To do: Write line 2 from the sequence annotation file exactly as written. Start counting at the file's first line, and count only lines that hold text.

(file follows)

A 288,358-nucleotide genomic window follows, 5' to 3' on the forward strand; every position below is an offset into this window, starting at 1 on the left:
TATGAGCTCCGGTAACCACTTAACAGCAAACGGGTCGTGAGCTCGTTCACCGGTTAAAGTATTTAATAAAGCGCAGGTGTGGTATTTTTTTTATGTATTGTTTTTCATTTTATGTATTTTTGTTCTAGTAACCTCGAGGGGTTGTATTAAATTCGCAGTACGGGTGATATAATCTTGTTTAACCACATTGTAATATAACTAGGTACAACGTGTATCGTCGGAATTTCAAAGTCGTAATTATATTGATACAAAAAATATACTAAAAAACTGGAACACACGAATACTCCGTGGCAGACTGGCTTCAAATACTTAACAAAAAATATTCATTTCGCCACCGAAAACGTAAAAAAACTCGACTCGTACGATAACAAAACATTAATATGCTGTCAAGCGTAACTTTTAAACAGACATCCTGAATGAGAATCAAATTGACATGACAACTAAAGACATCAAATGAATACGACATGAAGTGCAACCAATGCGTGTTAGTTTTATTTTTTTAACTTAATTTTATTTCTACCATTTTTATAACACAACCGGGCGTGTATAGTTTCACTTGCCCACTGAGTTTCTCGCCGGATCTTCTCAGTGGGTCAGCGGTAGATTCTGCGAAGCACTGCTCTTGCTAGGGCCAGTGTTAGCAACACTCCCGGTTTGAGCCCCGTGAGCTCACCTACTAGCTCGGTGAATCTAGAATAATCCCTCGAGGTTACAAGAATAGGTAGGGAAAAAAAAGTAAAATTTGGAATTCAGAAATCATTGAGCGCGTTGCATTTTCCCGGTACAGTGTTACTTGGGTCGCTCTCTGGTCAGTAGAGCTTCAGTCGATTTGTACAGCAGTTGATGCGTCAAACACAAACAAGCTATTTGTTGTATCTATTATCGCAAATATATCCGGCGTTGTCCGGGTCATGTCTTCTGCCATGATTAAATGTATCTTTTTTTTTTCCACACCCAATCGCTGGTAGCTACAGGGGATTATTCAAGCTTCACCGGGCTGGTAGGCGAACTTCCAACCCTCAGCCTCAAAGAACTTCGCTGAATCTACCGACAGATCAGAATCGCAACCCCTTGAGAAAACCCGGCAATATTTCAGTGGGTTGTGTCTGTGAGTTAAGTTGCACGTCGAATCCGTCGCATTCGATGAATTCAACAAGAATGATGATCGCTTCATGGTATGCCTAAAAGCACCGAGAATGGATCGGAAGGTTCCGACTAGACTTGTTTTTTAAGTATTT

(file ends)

TATGAGCTCCGGTAACCACTTAACAGCAAACGGGTCGTGAGCTCGTTCACCGGTTAAAGTATTTAATAAAGCGCAGGTGTGGTATTTTTTTTATGTATTGTTTTTCATTTTATGTATTTTTGTTCTAGTAACCTCGAGGGGTTGTATTAAATTCGCAGTACGGGTGATATAATCTTGTTTAACCACATTGTAATATAACTAGGTACAACGTGTATCGTCGGAATTTCAAAGTCGTAATTATATTGATACAAAAAATATACTAAAAAACTGGAACACACGAATACTCCGTGGCAGACTGGCTTCAAATACTTAACAAAAAATATTCATTTCGCCACCGAAAACGTAAAAAAACTCGACTCGTACGATAACAAAACATTAATATGCTGTCAAGCGTAACTTTTAAACAGACATCCTGAATGAGAATCAAATTGACATGACAACTAAAGACATCAAATGAATACGACATGAAGTGCAACCAATGCGTGTTAGTTTTATTTTTTTAACTTAATTTTATTTCTACCATTTTTATAACACAACCGGGCGTGTATAGTTTCACTTGCCCACTGAGTTTCTCGCCGGATCTTCTCAGTGGGTCAGCGGTAGATTCTGCGAAGCACTGCTCTTGCTAGGGCCAGTGTTAGCAACACTCCCGGTTTGAGCCCCGTGAGCTCACCTACTAGCTCGGTGAATCTAGAATAATCCCTCGAGGTTACAAGAATAGGTAGGGAAAAAAAAGTAAAATTTGGAATTCAGAAATCATTGAGCGCGTTGCATTTTCCCGGTACAGTGTTACTTGGGTCGCTCTCTGGTCAGTAGAGCTTCAGTCGATTTGTACAGCAGTTGATGCGTCAAACACAAACAAGCTATTTGTTGTATCTATTATCGCAAATATATCCGGCGTTGTCCGGGTCATGTCTTCTGCCATGATTAAATGTATCTTTTTTTTTTCCACACCCAATCGCTGGTAGCTACAGGGGATTATTCAAGCTTCACCGGGCTGGTAGGCGAACTTCCAACCCTCAGCCTCAAAGAACTTCGCTGAATCTACCGACAGATCAGAATCGCAACCCCTTGAGAAAACCCGGCAATATTTCAGTGGGTTGTGTCTGTGAGTTAAGTTGCACGTCGAATCCGTCGCATTCGATGAATTCAACAAGAATGATGATCGCTTCATGGTATGCCTAAAAGCACCGAGAATGGATCGGAAGGTTCCGACTAGACTTGTTTTTTAAGTATTT